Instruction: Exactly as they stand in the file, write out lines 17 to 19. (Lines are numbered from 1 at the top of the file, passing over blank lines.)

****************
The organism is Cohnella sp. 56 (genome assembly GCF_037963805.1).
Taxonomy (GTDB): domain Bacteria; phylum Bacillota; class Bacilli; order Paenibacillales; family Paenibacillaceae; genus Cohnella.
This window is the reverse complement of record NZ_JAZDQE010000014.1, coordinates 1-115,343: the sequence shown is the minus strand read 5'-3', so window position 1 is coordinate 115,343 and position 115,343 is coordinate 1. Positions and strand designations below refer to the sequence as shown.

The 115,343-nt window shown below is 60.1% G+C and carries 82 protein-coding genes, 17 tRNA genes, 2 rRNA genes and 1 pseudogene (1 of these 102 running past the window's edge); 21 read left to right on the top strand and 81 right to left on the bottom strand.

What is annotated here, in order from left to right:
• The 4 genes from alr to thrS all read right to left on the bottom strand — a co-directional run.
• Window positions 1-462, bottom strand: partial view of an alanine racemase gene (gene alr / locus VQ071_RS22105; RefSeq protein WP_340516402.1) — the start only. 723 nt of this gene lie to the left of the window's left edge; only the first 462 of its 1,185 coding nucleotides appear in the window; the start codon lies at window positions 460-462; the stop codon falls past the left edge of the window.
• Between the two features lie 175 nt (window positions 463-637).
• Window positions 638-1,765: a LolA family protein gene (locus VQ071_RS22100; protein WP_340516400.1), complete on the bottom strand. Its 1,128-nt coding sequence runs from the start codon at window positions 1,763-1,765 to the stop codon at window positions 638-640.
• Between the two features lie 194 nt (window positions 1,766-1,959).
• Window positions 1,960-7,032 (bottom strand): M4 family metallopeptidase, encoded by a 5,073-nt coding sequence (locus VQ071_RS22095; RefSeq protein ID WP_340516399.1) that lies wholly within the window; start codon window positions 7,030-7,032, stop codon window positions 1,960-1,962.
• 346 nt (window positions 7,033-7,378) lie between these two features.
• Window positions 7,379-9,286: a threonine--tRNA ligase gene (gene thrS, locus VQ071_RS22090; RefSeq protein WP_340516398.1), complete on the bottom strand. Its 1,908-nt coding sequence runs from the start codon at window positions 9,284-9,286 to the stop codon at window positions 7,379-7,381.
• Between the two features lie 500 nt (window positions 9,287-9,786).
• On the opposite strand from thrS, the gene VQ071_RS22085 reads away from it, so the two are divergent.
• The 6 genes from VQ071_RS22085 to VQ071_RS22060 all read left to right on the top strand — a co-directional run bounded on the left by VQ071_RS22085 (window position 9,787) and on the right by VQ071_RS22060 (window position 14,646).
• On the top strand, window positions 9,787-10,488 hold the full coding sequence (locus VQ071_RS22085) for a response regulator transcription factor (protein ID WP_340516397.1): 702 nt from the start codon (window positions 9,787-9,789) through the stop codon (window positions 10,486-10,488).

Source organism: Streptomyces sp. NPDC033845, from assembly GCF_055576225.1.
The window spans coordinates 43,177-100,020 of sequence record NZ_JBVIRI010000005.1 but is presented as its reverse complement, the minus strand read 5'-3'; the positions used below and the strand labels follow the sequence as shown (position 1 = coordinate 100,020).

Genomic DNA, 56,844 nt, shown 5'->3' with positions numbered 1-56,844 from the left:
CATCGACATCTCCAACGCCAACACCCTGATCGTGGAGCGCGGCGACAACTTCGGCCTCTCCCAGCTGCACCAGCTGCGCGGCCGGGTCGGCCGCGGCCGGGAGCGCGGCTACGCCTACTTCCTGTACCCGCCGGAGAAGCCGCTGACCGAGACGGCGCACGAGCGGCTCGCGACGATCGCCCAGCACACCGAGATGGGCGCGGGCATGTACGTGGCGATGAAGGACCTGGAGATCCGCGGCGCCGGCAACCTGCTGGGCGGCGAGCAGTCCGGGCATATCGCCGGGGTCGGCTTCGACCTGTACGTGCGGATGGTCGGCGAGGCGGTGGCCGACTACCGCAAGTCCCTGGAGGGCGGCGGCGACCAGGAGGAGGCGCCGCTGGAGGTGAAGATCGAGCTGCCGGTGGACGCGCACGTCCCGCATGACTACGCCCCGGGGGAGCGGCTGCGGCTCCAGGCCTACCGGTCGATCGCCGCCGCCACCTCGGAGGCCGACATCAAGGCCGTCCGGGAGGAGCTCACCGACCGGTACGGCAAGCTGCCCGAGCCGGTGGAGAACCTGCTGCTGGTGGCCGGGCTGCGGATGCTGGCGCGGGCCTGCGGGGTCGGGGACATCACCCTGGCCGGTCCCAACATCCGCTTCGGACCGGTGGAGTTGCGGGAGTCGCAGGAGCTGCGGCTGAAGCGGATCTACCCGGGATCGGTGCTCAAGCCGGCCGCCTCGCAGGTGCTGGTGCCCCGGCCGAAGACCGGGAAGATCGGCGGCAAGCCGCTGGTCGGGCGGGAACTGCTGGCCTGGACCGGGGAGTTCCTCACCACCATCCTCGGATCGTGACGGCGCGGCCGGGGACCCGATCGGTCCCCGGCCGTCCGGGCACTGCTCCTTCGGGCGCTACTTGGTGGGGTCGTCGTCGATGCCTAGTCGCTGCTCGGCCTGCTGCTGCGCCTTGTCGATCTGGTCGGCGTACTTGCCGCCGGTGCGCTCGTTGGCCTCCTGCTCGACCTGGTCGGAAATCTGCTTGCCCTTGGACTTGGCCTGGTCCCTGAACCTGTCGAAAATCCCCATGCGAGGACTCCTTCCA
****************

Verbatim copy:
• On the top strand, window positions 9,787-10,488 hold the full coding sequence (locus VQ071_RS22085) for a response regulator transcription factor (protein ID WP_340516397.1): 702 nt from the start codon (window positions 9,787-9,789) through the stop codon (window positions 10,486-10,488).

Source organism: Streptomyces sp. NPDC033845, from assembly GCF_055576225.1.
The window spans coordinates 43,177-100,020 of sequence record NZ_JBVIRI010000005.1 but is presented as its reverse complement, the minus strand read 5'-3'; the positions used below and the strand labels follow the sequence as shown (position 1 = coordinate 100,020).